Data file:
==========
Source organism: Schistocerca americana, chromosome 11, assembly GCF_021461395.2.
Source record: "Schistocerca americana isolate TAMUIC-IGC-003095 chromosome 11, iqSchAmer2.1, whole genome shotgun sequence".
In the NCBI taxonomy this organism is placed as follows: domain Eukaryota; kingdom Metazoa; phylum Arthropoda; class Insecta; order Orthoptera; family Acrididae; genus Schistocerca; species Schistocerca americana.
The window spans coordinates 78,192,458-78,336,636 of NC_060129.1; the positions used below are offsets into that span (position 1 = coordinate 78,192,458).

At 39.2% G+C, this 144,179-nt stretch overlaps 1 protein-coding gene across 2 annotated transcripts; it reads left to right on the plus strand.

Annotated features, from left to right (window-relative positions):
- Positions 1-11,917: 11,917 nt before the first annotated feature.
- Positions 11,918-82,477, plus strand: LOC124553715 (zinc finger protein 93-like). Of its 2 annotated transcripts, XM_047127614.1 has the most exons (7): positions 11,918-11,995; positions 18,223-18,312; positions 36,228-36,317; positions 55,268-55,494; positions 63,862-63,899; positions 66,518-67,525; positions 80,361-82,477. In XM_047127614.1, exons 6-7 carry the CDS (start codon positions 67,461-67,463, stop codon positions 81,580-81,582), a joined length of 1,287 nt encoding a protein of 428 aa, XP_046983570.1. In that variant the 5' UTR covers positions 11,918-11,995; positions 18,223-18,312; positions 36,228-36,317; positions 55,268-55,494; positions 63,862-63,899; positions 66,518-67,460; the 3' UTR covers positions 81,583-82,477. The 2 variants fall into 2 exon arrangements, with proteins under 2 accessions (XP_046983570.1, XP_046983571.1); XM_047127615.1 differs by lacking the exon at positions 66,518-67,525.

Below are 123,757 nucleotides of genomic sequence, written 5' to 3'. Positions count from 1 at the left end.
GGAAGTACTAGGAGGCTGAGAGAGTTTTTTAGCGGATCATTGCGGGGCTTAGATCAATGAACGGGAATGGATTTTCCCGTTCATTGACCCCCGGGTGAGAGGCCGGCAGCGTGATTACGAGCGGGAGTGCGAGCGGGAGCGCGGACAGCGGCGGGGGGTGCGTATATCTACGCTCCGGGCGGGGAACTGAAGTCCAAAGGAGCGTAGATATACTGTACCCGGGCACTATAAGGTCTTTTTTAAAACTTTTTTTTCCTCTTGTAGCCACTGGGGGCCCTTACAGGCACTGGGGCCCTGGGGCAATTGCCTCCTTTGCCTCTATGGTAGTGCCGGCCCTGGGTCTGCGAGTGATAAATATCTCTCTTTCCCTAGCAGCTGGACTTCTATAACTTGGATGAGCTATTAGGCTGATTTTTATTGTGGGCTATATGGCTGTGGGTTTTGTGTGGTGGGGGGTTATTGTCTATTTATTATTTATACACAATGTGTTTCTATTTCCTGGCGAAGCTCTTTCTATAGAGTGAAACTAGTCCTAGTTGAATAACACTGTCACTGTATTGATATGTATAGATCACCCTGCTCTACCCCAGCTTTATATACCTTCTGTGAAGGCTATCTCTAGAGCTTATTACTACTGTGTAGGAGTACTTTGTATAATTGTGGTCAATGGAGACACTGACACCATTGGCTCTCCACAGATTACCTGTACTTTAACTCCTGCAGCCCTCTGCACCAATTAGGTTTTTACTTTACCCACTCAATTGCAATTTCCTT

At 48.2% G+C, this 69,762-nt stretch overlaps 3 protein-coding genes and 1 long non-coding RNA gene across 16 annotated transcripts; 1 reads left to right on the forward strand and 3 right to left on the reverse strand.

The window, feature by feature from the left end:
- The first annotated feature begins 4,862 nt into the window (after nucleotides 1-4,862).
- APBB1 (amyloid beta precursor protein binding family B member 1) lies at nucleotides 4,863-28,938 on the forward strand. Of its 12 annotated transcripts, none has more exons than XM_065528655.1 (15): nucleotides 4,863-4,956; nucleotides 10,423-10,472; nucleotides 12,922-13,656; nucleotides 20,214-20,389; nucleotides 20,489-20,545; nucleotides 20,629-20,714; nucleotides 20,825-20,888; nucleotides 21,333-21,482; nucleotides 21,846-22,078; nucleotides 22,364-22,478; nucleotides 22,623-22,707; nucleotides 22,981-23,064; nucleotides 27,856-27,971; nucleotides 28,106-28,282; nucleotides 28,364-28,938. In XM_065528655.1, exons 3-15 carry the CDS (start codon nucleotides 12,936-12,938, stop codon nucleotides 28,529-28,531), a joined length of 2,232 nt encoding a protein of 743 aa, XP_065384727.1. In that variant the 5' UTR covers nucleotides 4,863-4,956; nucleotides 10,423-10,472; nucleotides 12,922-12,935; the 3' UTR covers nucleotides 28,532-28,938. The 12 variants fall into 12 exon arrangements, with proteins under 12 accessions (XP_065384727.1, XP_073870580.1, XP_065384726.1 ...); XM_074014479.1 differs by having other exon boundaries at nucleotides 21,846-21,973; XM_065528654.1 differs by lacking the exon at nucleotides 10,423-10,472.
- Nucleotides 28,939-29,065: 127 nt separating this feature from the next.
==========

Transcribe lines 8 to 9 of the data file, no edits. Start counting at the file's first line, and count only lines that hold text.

- Positions 11,918-82,477, plus strand: LOC124553715 (zinc finger protein 93-like). Of its 2 annotated transcripts, XM_047127614.1 has the most exons (7): positions 11,918-11,995; positions 18,223-18,312; positions 36,228-36,317; positions 55,268-55,494; positions 63,862-63,899; positions 66,518-67,525; positions 80,361-82,477. In XM_047127614.1, exons 6-7 carry the CDS (start codon positions 67,461-67,463, stop codon positions 81,580-81,582), a joined length of 1,287 nt encoding a protein of 428 aa, XP_046983570.1. In that variant the 5' UTR covers positions 11,918-11,995; positions 18,223-18,312; positions 36,228-36,317; positions 55,268-55,494; positions 63,862-63,899; positions 66,518-67,460; the 3' UTR covers positions 81,583-82,477. The 2 variants fall into 2 exon arrangements, with proteins under 2 accessions (XP_046983570.1, XP_046983571.1); XM_047127615.1 differs by lacking the exon at positions 66,518-67,525.

Below are 123,757 nucleotides of genomic sequence, written 5' to 3'. Positions count from 1 at the left end.